What makes him so good?

    From my first days playing for Croatia, it was always a special pleasure to play with Luka. Even before I arrived in the team, I’d admired his skills. He knows exactly what to do with the ball and it’s great to have a team-mate with that intelligence and understanding of the game. I know that as long as I get myself into good positions, he’ll provide me with the perfect ball. He has a unique view of the game – with it he finds the perfect way to find team-mates at the perfect moment.

    Was he also a leader in the dressing room during the World Cup?

    Luka is one of the true leaders of our team. For many years he’s been one of the most important players in the side – he’s our number one and we all know that he’s our leader, but also the first among equals. He showed his leadership in Russia by taking responsibility during the most difficult moments.

    This year you also helped Inter return to the Champions Leaguewith a dramatic 3-2 win at Lazio on the final day of the season. How big a moment was that in your career?

    Inter hadn’t qualified for the Champions League in six or seven years, and for such a renowned club this was a very long time. Thankfully, we were able to bring Champions League football back to the San Siro. I’m really glad I was part of that story because it wasn’t an easy ride. The quality of the Italian league has improved a lot over the last few years, and there are several strong teams. We may not have a good enough squad to win the Scudetto, but we wanted to fight for a place in the top four and the Champions League. That match against Lazio was so stressful, and perhaps summed up our season in 90 minutes. We had to come from behind twice but eventually won, and it was an incredible feeling to celebrate at the Stadio Olimpico.

    You kicked off this season’s Champions League campaign with 2-1 wins against Spurs and PSV. Have you enjoyed it so far?

    I’m happy that I’ve been able to play in the Champions League again after several seasons away. I first played in it for Borussia Dortmund [scoring a late equaliser against Arsenal in 2011] but back then I was maybe the 12th or 13th player in the squad, so wasn’t involved in all of the matches. Playing on such a stage regularly has been something I’ve wanted for a long time. We started the group stage well, with six points from the first two games against Tottenham and PSV. Now we have to finish off the job in the final matches to see where we are in relation to the best teams in Europe.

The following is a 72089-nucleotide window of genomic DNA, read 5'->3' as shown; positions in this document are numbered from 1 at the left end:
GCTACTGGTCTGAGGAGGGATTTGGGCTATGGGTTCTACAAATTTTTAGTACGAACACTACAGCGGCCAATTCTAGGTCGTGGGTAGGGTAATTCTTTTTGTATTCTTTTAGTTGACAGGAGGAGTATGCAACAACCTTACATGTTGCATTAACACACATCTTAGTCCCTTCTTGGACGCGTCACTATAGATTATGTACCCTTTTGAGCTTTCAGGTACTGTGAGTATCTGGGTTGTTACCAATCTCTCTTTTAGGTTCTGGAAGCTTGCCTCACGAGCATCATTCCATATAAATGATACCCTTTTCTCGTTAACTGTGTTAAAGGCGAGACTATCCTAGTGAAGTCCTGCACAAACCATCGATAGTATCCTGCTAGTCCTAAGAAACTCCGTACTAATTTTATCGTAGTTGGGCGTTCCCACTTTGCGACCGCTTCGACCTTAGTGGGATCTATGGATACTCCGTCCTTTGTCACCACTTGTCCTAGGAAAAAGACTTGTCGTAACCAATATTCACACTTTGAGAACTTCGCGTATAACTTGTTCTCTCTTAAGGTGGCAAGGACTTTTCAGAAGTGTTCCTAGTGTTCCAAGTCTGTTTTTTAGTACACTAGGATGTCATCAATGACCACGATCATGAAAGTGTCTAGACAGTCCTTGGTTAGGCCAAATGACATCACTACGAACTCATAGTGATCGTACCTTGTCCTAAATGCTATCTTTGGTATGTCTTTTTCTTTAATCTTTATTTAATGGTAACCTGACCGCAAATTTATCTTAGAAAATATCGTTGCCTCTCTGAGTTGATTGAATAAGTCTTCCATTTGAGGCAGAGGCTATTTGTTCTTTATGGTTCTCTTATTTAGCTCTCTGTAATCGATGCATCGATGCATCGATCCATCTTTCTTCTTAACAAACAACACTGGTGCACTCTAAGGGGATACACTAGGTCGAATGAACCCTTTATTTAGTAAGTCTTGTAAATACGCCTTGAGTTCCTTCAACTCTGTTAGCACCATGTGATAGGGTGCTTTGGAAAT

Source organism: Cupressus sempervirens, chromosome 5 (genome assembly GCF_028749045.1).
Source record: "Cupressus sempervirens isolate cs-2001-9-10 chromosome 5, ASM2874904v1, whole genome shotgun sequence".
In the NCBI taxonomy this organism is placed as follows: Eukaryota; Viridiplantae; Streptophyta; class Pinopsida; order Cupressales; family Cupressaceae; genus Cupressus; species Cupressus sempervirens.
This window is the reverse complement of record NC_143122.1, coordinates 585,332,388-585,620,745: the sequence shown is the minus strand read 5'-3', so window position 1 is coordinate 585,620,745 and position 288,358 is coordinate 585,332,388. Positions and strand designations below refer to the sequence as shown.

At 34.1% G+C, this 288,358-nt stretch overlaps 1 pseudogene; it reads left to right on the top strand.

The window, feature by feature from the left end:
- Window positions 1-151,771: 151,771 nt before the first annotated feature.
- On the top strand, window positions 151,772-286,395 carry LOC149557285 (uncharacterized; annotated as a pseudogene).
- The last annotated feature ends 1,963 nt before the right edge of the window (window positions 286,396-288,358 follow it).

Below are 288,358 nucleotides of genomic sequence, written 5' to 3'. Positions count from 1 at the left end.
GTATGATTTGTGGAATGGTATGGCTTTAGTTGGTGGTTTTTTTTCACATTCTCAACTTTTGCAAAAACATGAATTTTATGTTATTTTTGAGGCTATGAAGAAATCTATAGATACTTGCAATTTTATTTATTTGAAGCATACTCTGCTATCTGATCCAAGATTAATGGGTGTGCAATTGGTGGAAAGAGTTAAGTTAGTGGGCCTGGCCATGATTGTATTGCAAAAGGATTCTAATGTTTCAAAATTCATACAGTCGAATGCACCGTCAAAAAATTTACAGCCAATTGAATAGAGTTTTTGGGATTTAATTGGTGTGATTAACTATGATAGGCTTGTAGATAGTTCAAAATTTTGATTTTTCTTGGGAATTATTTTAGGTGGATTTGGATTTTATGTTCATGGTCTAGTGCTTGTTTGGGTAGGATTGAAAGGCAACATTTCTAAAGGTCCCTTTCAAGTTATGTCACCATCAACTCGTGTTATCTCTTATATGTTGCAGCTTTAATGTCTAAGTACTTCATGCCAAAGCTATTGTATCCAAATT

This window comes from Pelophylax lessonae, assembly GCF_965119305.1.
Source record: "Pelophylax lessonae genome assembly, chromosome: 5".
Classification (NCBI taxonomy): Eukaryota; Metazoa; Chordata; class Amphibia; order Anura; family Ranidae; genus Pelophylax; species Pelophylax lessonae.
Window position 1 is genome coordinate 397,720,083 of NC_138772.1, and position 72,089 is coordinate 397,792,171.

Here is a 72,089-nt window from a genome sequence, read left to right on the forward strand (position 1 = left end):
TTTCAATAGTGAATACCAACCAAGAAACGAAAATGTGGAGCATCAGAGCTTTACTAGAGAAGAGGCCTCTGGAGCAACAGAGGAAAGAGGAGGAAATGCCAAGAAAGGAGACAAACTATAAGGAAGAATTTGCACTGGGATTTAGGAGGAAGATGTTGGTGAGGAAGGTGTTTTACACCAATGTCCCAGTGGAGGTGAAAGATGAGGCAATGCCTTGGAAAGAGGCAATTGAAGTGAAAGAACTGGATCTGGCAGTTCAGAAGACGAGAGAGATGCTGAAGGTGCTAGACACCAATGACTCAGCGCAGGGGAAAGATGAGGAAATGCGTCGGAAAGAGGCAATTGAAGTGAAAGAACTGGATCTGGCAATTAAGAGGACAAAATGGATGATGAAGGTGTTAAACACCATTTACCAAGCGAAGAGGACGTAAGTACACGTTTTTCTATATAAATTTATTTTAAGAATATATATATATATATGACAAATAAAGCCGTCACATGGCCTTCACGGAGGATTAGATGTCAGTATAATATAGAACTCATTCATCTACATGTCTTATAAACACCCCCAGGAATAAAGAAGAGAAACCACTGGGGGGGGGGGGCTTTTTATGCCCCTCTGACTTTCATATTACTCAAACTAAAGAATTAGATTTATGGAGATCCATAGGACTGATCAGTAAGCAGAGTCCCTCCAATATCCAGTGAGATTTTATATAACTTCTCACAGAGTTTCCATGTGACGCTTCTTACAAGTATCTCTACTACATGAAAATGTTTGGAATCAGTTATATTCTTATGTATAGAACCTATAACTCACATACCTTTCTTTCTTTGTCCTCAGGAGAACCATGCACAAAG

Sime Vrsaljko and Marcelo Brozovic have now joined you at Inter. What’s it like having three of that Croatia squad at one club?

    It’s great to share the club’s locker room with my team-mates from the national team – it’s always easier when you have someone who speaks the same language. Also, the three of us are very good friends off the pitch and that certainly enhances our lives in Milan. Inter have signed a top-quality player in Vrsaljko, and I’m sure Sime will help us to achieve good results this season.

    How much has Luciano Spalletti helped you and Inter to progress since being appointed coach in June 2017?

    When Spalletti arrived, I’d been really close to leaving the club, but he then showed tremendous desire to keep me in the team and made it clear he didn’t want to lose me. Naturally that was very flattering and encouraging, and I haven’t regretted my decision to stay at Inter for one moment. He has clearly made a big difference to our results and put Inter back among Europe’s elite clubs.

    You were heavily linked with a move to Manchester United a year ago. How close did you come to joining them?

    It’s true that an offer from Manchester United was on the table and I was close to leaving Inter. But I decided to stay and, as I said, Spalletti’s perseverance to keep me played a big role. In football, small details in these situations are key.

    Were you flattered that Jose Mourinho admired you?

    Admiration from a coach like Mourinho is definitely something that flattered me. It’s confirmation of hard work and good performances. When you’re praised by a guy like Mourinho – the manager of a huge club like Manchester United – it’s difficult not to think about such an offer. I’m glad he has a high opinion of me and these things motivate me to work hard and train hard, to achieve the best performances.

    Is there any chance you could play in the Premier League one day?

    In football, you never say never. From the beginning of my career, I’ve had the ambition to play in as many big leagues as possible, and I still have that desire to test myself in other leagues at some stage. And I mean in the Spanish or English leagues. I hope Inter fans can understand my point of view. I’m an athlete and a professional, I like challenges and this is my driving force. What the future will bring, I don’t know. Right now I’m focused on Inter, as we try to make an even bigger step forward from last season.


  7. #4105
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    Quote Originally Posted by snake View Post
    Don't flatter yourselves, Perisic wants to be SOLD in the summer.

    He does NOT want to be loaned.

    The only way he will get his big transfer is that if he proves he is NOT finished.

    Good news for us. Win/win.
    He can't be loaned he is 30 and in high wages. Only way we will get any money on him is to be sold
    VAR is some serious Bullshit!

  8. #4106